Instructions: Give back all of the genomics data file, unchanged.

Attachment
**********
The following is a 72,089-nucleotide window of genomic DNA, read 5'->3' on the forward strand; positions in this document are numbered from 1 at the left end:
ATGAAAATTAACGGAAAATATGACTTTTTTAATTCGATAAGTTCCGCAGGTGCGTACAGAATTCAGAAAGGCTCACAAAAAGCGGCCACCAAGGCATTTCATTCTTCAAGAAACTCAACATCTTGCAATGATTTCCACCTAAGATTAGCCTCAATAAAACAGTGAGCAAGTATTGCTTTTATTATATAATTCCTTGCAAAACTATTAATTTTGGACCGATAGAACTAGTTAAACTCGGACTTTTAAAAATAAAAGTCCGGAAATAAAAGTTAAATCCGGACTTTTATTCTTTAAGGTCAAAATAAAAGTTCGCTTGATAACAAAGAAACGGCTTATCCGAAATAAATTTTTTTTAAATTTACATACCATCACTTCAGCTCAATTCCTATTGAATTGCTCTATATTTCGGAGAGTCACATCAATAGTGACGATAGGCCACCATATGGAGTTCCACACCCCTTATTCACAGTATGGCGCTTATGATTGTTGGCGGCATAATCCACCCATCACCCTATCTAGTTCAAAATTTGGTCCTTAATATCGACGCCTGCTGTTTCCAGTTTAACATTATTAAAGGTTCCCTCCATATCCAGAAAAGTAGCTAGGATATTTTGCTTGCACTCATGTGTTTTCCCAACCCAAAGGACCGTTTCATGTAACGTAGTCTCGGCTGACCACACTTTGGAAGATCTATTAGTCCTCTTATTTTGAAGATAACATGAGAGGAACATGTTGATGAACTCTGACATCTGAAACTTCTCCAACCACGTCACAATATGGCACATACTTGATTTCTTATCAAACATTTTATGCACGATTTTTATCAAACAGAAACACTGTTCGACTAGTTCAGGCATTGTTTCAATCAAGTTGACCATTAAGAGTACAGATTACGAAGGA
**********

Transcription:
The following is a 72,089-nucleotide window of genomic DNA, read 5'->3' on the forward strand; positions in this document are numbered from 1 at the left end:
ATGAAAATTAACGGAAAATATGACTTTTTTAATTCGATAAGTTCCGCAGGTGCGTACAGAATTCAGAAAGGCTCACAAAAAGCGGCCACCAAGGCATTTCATTCTTCAAGAAACTCAACATCTTGCAATGATTTCCACCTAAGATTAGCCTCAATAAAACAGTGAGCAAGTATTGCTTTTATTATATAATTCCTTGCAAAACTATTAATTTTGGACCGATAGAACTAGTTAAACTCGGACTTTTAAAAATAAAAGTCCGGAAATAAAAGTTAAATCCGGACTTTTATTCTTTAAGGTCAAAATAAAAGTTCGCTTGATAACAAAGAAACGGCTTATCCGAAATAAATTTTTTTTAAATTTACATACCATCACTTCAGCTCAATTCCTATTGAATTGCTCTATATTTCGGAGAGTCACATCAATAGTGACGATAGGCCACCATATGGAGTTCCACACCCCTTATTCACAGTATGGCGCTTATGATTGTTGGCGGCATAATCCACCCATCACCCTATCTAGTTCAAAATTTGGTCCTTAATATCGACGCCTGCTGTTTCCAGTTTAACATTATTAAAGGTTCCCTCCATATCCAGAAAAGTAGCTAGGATATTTTGCTTGCACTCATGTGTTTTCCCAACCCAAAGGACCGTTTCATGTAACGTAGTCTCGGCTGACCACACTTTGGAAGATCTATTAGTCCTCTTATTTTGAAGATAACATGAGAGGAACATGTTGATGAACTCTGACATCTGAAACTTCTCCAACCACGTCACAATATGGCACATACTTGATTTCTTATCAAACATTTTATGCACGATTTTTATCAAACAGAAACACTGTTCGACTAGTTCAGGCATTGTTTCAATCAAGTTGACCATTAAGAGTACAGATTACGAAGGA